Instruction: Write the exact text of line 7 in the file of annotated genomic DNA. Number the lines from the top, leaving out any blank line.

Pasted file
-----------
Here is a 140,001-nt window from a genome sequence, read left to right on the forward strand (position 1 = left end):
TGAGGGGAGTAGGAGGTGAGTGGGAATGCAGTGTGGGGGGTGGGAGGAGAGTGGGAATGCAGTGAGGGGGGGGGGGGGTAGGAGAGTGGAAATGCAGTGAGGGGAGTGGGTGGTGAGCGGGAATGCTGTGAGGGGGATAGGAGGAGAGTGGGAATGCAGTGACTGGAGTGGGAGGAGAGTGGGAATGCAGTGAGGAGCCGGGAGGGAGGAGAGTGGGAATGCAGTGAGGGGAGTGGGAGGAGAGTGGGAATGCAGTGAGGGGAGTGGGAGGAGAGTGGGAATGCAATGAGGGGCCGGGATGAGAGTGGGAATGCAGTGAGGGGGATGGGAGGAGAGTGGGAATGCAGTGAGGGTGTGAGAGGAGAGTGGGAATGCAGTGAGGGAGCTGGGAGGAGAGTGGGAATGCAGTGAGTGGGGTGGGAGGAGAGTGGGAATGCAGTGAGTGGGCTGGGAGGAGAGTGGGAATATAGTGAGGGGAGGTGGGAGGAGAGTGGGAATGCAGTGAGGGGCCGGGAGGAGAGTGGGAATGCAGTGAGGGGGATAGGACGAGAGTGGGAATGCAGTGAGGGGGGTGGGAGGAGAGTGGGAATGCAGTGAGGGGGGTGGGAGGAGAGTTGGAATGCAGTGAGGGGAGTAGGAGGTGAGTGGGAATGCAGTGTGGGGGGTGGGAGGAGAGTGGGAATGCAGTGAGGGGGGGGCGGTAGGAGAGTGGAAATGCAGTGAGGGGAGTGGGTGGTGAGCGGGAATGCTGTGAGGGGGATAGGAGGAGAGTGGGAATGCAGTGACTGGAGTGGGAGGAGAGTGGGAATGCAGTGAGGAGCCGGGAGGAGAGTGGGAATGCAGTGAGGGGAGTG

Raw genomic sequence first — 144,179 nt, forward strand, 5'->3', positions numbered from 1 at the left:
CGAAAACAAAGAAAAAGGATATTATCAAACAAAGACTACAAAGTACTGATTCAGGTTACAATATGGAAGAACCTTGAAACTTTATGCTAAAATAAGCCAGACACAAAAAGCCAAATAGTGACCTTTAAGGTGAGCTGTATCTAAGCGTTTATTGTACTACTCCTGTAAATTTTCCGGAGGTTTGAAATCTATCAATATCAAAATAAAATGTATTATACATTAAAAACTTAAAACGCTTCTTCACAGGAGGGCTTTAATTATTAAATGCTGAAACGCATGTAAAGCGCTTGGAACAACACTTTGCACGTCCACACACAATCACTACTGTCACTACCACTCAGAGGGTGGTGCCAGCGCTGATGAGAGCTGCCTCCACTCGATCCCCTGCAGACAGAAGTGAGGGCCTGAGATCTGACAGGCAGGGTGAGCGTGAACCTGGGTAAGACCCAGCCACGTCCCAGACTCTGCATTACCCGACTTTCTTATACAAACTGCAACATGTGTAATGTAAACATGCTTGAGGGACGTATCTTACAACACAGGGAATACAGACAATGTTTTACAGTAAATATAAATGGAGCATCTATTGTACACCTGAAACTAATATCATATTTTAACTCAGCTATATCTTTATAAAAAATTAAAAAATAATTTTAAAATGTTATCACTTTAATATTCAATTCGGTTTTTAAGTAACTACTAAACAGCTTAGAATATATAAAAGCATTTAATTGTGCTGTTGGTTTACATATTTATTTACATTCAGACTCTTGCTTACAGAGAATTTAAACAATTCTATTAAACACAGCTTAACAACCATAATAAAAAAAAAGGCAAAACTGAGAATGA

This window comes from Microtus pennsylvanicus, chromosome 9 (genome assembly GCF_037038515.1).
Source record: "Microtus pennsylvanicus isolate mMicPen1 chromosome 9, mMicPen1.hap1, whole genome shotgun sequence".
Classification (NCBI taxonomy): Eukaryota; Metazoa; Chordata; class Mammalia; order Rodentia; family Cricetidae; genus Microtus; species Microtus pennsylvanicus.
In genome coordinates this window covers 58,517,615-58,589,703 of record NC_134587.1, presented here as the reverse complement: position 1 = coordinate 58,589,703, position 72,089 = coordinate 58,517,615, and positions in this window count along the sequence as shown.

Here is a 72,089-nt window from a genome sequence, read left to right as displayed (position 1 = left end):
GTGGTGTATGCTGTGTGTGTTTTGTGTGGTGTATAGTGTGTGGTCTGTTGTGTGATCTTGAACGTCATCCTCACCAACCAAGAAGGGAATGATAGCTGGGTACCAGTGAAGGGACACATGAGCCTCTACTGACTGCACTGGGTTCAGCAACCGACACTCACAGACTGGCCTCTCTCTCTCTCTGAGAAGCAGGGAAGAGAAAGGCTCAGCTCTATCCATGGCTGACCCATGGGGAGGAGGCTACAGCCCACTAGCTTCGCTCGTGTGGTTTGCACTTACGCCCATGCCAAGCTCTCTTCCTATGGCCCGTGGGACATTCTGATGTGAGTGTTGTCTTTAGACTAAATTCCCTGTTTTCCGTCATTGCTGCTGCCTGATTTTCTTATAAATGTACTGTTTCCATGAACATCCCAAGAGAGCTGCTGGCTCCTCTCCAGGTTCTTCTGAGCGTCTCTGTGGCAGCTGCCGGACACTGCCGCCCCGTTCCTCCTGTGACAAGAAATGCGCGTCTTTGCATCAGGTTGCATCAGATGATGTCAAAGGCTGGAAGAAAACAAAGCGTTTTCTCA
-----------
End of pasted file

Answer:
Classification (NCBI taxonomy): Eukaryota; Metazoa; Chordata; class Mammalia; order Rodentia; family Cricetidae; genus Microtus; species Microtus pennsylvanicus.